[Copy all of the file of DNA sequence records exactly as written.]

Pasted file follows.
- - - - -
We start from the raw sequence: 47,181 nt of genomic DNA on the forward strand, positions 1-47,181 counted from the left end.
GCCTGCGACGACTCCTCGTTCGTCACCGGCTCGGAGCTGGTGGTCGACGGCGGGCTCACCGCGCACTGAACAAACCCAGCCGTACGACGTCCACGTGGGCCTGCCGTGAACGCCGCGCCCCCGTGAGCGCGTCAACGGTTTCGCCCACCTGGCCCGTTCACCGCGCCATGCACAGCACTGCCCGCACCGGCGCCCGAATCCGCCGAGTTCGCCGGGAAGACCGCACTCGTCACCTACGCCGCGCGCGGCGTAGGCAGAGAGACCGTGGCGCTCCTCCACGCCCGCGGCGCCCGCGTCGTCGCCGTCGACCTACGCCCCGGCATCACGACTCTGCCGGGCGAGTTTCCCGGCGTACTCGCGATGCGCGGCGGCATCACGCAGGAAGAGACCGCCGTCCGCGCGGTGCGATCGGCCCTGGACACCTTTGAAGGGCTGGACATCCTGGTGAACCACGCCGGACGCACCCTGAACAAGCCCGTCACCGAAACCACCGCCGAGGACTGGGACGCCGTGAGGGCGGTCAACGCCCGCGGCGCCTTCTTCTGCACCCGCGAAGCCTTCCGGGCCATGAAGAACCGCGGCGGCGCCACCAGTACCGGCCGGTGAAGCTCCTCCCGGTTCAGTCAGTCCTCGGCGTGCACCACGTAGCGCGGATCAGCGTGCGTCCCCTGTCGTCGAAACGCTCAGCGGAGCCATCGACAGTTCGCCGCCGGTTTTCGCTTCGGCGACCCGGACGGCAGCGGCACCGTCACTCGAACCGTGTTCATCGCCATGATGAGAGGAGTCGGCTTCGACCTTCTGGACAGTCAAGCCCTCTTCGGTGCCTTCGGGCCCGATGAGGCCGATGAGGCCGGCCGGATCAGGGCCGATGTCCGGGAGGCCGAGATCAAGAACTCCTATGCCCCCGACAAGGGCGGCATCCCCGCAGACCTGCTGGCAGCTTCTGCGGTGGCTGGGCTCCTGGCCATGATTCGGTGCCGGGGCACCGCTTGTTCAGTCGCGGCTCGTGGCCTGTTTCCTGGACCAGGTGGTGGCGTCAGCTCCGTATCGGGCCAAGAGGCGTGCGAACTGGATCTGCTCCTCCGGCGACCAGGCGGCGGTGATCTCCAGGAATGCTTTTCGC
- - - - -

We start from the raw sequence: 47,181 nt of genomic DNA on the forward strand, positions 1-47,181 counted from the left end.
GCCTGCGACGACTCCTCGTTCGTCACCGGCTCGGAGCTGGTGGTCGACGGCGGGCTCACCGCGCACTGAACAAACCCAGCCGTACGACGTCCACGTGGGCCTGCCGTGAACGCCGCGCCCCCGTGAGCGCGTCAACGGTTTCGCCCACCTGGCCCGTTCACCGCGCCATGCACAGCACTGCCCGCACCGGCGCCCGAATCCGCCGAGTTCGCCGGGAAGACCGCACTCGTCACCTACGCCGCGCGCGGCGTAGGCAGAGAGACCGTGGCGCTCCTCCACGCCCGCGGCGCCCGCGTCGTCGCCGTCGACCTACGCCCCGGCATCACGACTCTGCCGGGCGAGTTTCCCGGCGTACTCGCGATGCGCGGCGGCATCACGCAGGAAGAGACCGCCGTCCGCGCGGTGCGATCGGCCCTGGACACCTTTGAAGGGCTGGACATCCTGGTGAACCACGCCGGACGCACCCTGAACAAGCCCGTCACCGAAACCACCGCCGAGGACTGGGACGCCGTGAGGGCGGTCAACGCCCGCGGCGCCTTCTTCTGCACCCGCGAAGCCTTCCGGGCCATGAAGAACCGCGGCGGCGCCACCAGTACCGGCCGGTGAAGCTCCTCCCGGTTCAGTCAGTCCTCGGCGTGCACCACGTAGCGCGGATCAGCGTGCGTCCCCTGTCGTCGAAACGCTCAGCGGAGCCATCGACAGTTCGCCGCCGGTTTTCGCTTCGGCGACCCGGACGGCAGCGGCACCGTCACTCGAACCGTGTTCATCGCCATGATGAGAGGAGTCGGCTTCGACCTTCTGGACAGTCAAGCCCTCTTCGGTGCCTTCGGGCCCGATGAGGCCGATGAGGCCGGCCGGATCAGGGCCGATGTCCGGGAGGCCGAGATCAAGAACTCCTATGCCCCCGACAAGGGCGGCATCCCCGCAGACCTGCTGGCAGCTTCTGCGGTGGCTGGGCTCCTGGCCATGATTCGGTGCCGGGGCACCGCTTGTTCAGTCGCGGCTCGTGGCCTGTTTCCTGGACCAGGTGGTGGCGTCAGCTCCGTATCGGGCCAAGAGGCGTGCGAACTGGATCTGCTCCTCCGGCGACCAGGCGGCGGTGATCTCCAGGAATGCTTTTCGC